| My current motorcycle:
A 2008 KLR 650 (Kawasaki)
My former motorcycle:
Number of US & Canadian states I've been to on a
motorcycle of my own:
Number of countries I've toured on a motorcycle of my own:
Number of countries I've toured on the back of a
International trips by motorcycle
Trips riding my own motorcycle
personal Twitter account
Professional Twitter account
| I love traveling. And I really
love traveling by motorcycle. I enjoy riding through beautiful
vistas, I love how connected I feel to my surroundings on a bike,
and I really love meeting people - people are happy to walk up and
start talking to a woman on a motorcycle.
I have a personal essay about why traveling, in general, is not only wonderful, but important to your life, and why women's excuses to avoid traveling are really just words. But I wanted a section of my web site to be about traveling by motorcycle specifically. And specifically focused on women.
I don't travel by myself by motorcycle, but many women who travel by motorcycle do. I'm fine traveling by myself in a car, but not by motorcycle. But I link women who do travel by motorcycle by themselves, because they have great stories and advice.
Is it scary sometimes? Absolutely. As
of December 2012, I've ridden more than 7000 miles on my KLR
(more than 11600 km) since buying it in the Fall of 2011, and
more than 18,000 miles (almost 30,000 km) on motorcycles since
to ride in 2009. But I consider myself a novice
rider - I am still not happy on dirt or gravel, and being short
(5' 4"), I have to be vigilant before every stop, making
sure I can put my foot down and still hold the bike up. I
sometimes have to ask my husband to ride my motorcycle down some
extreme hill on a dirt road, or even to turn my bike around in
some challenging scenario. I accepted long ago that I'll never
be an expert rider and that I have to ask for help sometimes.
But I don't let those limits keep me from riding - I build my
trips with those limits in mind. Remember: you do not have
to ride on gravel and dirt if you don't want to - at least not
in the USA; since I want to travel internationally, I include at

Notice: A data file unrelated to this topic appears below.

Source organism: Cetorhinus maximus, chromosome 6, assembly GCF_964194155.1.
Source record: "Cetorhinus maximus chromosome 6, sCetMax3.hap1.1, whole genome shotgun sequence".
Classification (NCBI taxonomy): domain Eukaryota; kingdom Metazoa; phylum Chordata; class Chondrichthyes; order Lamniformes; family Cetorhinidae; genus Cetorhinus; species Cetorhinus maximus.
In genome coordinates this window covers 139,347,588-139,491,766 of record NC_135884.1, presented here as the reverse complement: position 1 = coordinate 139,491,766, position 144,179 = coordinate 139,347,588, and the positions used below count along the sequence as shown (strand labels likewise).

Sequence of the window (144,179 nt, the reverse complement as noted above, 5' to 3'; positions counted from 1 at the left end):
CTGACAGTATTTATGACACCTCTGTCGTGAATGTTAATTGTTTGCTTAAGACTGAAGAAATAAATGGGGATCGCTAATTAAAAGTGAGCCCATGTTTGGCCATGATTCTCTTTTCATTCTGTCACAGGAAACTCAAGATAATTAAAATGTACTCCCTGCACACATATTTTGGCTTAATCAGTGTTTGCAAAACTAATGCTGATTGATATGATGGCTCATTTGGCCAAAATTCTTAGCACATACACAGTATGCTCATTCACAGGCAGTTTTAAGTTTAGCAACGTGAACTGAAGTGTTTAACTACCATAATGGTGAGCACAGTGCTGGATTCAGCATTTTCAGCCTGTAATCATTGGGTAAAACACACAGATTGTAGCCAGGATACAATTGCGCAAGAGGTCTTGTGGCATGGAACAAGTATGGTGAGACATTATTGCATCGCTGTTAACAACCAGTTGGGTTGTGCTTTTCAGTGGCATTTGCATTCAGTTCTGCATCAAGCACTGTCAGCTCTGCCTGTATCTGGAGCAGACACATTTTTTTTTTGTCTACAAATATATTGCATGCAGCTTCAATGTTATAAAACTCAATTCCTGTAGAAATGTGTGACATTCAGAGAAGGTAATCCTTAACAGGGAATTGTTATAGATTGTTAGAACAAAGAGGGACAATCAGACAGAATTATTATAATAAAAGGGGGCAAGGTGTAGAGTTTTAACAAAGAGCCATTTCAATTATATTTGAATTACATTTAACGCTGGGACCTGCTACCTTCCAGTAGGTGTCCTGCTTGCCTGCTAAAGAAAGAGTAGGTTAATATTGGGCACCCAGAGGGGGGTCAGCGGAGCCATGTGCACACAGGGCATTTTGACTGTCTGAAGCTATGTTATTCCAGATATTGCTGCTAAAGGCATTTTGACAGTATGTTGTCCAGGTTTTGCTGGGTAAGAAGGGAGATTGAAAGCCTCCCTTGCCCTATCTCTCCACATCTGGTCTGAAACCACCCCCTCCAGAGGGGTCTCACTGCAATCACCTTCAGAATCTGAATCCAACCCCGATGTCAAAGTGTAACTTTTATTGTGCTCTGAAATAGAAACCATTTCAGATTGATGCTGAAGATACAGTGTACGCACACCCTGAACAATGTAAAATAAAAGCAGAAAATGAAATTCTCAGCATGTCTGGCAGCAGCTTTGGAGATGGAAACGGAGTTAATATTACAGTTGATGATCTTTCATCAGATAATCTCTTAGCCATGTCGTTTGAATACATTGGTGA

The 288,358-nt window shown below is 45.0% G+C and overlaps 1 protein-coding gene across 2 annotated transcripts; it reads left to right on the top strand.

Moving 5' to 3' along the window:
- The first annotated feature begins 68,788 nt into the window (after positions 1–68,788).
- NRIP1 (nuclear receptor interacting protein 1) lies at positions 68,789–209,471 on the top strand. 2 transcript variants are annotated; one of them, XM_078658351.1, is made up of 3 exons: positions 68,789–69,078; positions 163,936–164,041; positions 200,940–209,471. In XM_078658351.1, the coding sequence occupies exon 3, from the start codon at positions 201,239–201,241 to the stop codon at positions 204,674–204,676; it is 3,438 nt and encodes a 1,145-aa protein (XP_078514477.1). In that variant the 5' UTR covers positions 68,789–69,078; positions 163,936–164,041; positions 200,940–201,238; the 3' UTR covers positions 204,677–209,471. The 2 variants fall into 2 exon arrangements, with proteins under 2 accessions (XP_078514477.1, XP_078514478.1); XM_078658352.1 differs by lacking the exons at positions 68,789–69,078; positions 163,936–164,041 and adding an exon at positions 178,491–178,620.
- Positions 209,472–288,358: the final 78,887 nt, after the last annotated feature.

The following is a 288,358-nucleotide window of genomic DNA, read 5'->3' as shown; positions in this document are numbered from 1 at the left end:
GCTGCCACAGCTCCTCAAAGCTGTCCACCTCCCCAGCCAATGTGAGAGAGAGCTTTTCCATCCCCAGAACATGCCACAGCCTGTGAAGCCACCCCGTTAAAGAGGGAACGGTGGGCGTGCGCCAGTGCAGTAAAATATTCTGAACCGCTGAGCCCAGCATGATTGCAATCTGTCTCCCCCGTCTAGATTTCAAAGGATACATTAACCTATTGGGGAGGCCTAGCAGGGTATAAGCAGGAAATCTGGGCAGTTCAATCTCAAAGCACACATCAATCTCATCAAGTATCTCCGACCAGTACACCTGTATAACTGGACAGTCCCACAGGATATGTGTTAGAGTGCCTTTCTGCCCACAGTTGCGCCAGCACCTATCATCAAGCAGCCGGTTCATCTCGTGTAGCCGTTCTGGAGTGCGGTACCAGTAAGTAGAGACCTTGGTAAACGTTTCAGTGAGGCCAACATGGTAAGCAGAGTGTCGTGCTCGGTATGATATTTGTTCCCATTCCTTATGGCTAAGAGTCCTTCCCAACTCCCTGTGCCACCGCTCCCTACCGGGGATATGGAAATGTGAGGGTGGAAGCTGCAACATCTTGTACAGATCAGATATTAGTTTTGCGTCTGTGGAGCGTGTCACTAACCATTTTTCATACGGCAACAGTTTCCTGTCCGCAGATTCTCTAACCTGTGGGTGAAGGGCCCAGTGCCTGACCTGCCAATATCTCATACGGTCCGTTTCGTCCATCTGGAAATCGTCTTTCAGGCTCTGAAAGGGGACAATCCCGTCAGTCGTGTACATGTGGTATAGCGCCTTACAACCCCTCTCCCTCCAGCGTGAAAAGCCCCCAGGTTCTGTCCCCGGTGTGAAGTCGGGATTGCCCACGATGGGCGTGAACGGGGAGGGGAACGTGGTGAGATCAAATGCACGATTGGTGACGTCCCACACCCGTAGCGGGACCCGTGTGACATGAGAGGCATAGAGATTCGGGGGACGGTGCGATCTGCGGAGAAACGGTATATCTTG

least a bit in my riding every month.
If you want to travel with others by motorcycle, the Internet makes it much easier to find traveling companions, via online communities for women motorcyclists (easy to find on a Google search, and via online communities focused on motorcycle travelers. ADVRider is a great place to meet other people who travel by motorcycle - not just adventure motorcyclists who travel offroad, to exotic vistas, but also people who like to stick to riding on pavement. You can try Horizons Unlimited as well, though I don't find the forum members as friendly and helpful as ADVRider.
Many motorcycle travelers will pick up with another traveler, or a group, while out on the road. It's never a bad idea to ride at least a bit with other motorcycle travelers you come across, or to talk to other riders you meet at a camp site, a hostel, a guest house, a hotel, etc. - you get great advice about the area where you will be riding, other riders will help you out in case of emergency, and it can make you feel safe in places where you might not feel so safe alone.
That said - and what I'm about to say will put me in the
minority of most women riders - don't assume someone is a good,
trustworthy person just because he (or she) is on a motorcycle.
Don't ever feel bad about saying no to sharing a room, to having
a drink with another rider or other riders, to going somewhere
isolated with another rider or other riders, etc. Women who are
harmed while traveling tend not to blog about it - hence why you
seldom, if ever, hear negative stories. Also, a lot of people
have this mentality: I traveled to such-and-such place, and
did such-and-such thing, I was fine, therefore, all safety
warnings are alarmist and untrue.
I would never, ever tell a woman not to travel because she
fears something might happen, because something might
happen anywhere; I'm just saying be cautious, and don't
apologize to anyone who says you are being overly cautious. And
men: please look out for your fellow women travelers! Here's much
more regarding health & safety considerations for women
Here are all of my resources for women who travel by motorcycle
(or want to) that I hope you will find helpful:
My husband designs and sells aluminum top boxes and side panniers. They are tough, light-weight, and affordable. They are German-designed and made in the USA!
This small top box is 20 liter (5.3 gallon)
400 x 250 x 200 mm
1.6 mm (1⁄16") thick aluminum
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The personal opinions expressed on this page are solely those of Ms. Cravens, unless otherwise noted.